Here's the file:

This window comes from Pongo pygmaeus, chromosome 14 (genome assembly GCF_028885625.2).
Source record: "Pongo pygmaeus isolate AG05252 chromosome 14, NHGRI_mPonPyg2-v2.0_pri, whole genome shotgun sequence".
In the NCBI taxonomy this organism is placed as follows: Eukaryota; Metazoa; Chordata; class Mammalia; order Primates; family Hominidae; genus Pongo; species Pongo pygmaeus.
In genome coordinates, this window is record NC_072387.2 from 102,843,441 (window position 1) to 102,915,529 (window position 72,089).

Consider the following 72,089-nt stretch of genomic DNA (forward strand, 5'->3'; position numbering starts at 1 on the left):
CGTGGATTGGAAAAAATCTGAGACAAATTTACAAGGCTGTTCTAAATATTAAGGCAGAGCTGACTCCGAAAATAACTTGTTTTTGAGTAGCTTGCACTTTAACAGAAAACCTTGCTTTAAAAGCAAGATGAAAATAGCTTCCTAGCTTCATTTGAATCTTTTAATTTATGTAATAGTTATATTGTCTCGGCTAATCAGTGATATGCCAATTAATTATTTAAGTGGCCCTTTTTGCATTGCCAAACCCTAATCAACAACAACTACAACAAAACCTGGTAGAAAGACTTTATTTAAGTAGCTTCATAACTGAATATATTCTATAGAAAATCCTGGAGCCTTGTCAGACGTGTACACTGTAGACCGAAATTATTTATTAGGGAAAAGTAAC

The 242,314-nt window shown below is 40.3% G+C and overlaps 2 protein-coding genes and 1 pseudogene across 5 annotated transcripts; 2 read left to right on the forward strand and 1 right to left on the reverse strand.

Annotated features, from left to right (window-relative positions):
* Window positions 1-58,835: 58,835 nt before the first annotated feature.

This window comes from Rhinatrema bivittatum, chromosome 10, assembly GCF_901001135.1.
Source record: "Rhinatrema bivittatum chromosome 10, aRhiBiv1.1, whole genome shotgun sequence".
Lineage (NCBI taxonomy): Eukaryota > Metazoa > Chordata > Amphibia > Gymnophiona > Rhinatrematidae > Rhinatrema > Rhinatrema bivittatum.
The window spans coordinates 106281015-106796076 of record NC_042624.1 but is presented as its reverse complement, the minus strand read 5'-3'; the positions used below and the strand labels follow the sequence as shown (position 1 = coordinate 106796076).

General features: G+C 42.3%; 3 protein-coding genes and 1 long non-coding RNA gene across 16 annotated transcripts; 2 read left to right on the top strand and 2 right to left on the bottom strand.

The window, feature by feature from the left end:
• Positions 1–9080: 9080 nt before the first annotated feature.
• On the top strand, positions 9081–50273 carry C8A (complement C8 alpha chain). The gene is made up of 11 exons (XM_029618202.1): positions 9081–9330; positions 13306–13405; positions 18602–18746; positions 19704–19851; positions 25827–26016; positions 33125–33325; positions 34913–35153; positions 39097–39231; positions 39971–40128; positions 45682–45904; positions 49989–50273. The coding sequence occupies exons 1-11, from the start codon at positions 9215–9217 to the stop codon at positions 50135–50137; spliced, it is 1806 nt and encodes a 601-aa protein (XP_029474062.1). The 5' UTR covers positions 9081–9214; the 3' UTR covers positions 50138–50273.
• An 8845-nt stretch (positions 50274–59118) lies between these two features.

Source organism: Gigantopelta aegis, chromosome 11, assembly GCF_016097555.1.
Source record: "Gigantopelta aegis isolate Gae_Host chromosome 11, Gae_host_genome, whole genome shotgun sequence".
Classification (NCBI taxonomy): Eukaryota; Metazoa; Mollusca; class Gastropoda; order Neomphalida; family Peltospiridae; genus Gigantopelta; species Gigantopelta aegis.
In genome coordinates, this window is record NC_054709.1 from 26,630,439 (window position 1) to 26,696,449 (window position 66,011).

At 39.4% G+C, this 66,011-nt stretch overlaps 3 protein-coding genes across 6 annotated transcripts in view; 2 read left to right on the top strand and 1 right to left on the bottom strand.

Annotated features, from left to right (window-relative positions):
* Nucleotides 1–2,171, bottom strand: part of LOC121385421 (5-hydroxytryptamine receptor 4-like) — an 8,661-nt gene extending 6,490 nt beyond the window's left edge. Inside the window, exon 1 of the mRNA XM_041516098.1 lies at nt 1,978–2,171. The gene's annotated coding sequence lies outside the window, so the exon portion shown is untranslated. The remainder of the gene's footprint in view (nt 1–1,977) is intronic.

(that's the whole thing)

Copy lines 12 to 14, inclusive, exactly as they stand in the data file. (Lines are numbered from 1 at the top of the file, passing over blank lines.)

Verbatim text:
Lineage (NCBI taxonomy): Eukaryota > Metazoa > Chordata > Amphibia > Gymnophiona > Rhinatrematidae > Rhinatrema > Rhinatrema bivittatum.
The window spans coordinates 106281015-106796076 of record NC_042624.1 but is presented as its reverse complement, the minus strand read 5'-3'; the positions used below and the strand labels follow the sequence as shown (position 1 = coordinate 106796076).

General features: G+C 42.3%; 3 protein-coding genes and 1 long non-coding RNA gene across 16 annotated transcripts; 2 read left to right on the top strand and 2 right to left on the bottom strand.